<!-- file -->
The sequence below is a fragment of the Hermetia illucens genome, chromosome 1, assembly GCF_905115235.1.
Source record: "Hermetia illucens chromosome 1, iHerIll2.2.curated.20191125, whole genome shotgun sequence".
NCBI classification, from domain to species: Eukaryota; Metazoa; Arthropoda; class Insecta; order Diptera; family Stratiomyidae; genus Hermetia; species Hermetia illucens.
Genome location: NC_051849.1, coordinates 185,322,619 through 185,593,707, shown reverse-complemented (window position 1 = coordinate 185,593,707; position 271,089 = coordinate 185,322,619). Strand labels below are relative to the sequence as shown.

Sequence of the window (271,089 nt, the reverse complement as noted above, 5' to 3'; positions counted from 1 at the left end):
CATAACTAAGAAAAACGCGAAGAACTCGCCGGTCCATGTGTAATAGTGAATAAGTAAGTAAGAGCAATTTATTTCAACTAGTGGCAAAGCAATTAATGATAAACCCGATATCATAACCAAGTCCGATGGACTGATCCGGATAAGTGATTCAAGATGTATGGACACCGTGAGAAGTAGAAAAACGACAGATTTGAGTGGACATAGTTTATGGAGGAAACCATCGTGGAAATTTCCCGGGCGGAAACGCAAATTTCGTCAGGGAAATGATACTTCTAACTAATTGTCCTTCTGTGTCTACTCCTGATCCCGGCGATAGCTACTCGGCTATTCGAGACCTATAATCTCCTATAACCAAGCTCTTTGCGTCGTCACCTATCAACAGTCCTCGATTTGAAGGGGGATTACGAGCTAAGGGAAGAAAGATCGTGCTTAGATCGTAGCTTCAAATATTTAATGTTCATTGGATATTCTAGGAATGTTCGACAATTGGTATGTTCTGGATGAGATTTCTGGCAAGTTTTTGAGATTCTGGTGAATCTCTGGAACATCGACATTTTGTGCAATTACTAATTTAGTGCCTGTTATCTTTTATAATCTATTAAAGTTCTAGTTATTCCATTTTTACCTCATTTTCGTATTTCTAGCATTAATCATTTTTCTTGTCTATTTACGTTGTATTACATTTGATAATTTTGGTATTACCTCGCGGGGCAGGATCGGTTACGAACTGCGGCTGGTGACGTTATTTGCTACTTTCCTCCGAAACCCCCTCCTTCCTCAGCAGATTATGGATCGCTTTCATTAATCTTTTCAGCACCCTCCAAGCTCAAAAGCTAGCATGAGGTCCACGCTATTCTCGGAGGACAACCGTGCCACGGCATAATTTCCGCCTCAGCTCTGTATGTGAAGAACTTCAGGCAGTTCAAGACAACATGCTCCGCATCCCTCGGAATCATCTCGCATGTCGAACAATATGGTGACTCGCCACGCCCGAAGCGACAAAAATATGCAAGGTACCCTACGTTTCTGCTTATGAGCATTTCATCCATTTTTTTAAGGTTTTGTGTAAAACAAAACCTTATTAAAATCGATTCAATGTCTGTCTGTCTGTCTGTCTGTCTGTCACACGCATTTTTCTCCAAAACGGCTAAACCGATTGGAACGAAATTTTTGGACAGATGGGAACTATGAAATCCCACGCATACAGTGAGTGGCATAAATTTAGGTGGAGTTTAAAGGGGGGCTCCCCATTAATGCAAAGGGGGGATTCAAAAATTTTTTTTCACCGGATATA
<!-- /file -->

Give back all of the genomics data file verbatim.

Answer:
The sequence below is a fragment of the Hermetia illucens genome, chromosome 1, assembly GCF_905115235.1.
Source record: "Hermetia illucens chromosome 1, iHerIll2.2.curated.20191125, whole genome shotgun sequence".
NCBI classification, from domain to species: Eukaryota; Metazoa; Arthropoda; class Insecta; order Diptera; family Stratiomyidae; genus Hermetia; species Hermetia illucens.
Genome location: NC_051849.1, coordinates 185,322,619 through 185,593,707, shown reverse-complemented (window position 1 = coordinate 185,593,707; position 271,089 = coordinate 185,322,619). Strand labels below are relative to the sequence as shown.

Sequence of the window (271,089 nt, the reverse complement as noted above, 5' to 3'; positions counted from 1 at the left end):
CATAACTAAGAAAAACGCGAAGAACTCGCCGGTCCATGTGTAATAGTGAATAAGTAAGTAAGAGCAATTTATTTCAACTAGTGGCAAAGCAATTAATGATAAACCCGATATCATAACCAAGTCCGATGGACTGATCCGGATAAGTGATTCAAGATGTATGGACACCGTGAGAAGTAGAAAAACGACAGATTTGAGTGGACATAGTTTATGGAGGAAACCATCGTGGAAATTTCCCGGGCGGAAACGCAAATTTCGTCAGGGAAATGATACTTCTAACTAATTGTCCTTCTGTGTCTACTCCTGATCCCGGCGATAGCTACTCGGCTATTCGAGACCTATAATCTCCTATAACCAAGCTCTTTGCGTCGTCACCTATCAACAGTCCTCGATTTGAAGGGGGATTACGAGCTAAGGGAAGAAAGATCGTGCTTAGATCGTAGCTTCAAATATTTAATGTTCATTGGATATTCTAGGAATGTTCGACAATTGGTATGTTCTGGATGAGATTTCTGGCAAGTTTTTGAGATTCTGGTGAATCTCTGGAACATCGACATTTTGTGCAATTACTAATTTAGTGCCTGTTATCTTTTATAATCTATTAAAGTTCTAGTTATTCCATTTTTACCTCATTTTCGTATTTCTAGCATTAATCATTTTTCTTGTCTATTTACGTTGTATTACATTTGATAATTTTGGTATTACCTCGCGGGGCAGGATCGGTTACGAACTGCGGCTGGTGACGTTATTTGCTACTTTCCTCCGAAACCCCCTCCTTCCTCAGCAGATTATGGATCGCTTTCATTAATCTTTTCAGCACCCTCCAAGCTCAAAAGCTAGCATGAGGTCCACGCTATTCTCGGAGGACAACCGTGCCACGGCATAATTTCCGCCTCAGCTCTGTATGTGAAGAACTTCAGGCAGTTCAAGACAACATGCTCCGCATCCCTCGGAATCATCTCGCATGTCGAACAATATGGTGACTCGCCACGCCCGAAGCGACAAAAATATGCAAGGTACCCTACGTTTCTGCTTATGAGCATTTCATCCATTTTTTTAAGGTTTTGTGTAAAACAAAACCTTATTAAAATCGATTCAATGTCTGTCTGTCTGTCTGTCTGTCTGTCACACGCATTTTTCTCCAAAACGGCTAAACCGATTGGAACGAAATTTTTGGACAGATGGGAACTATGAAATCCCACGCATACAGTGAGTGGCATAAATTTAGGTGGAGTTTAAAGGGGGGCTCCCCATTAATGCAAAGGGGGGATTCAAAAATTTTTTTTCACCGGATATA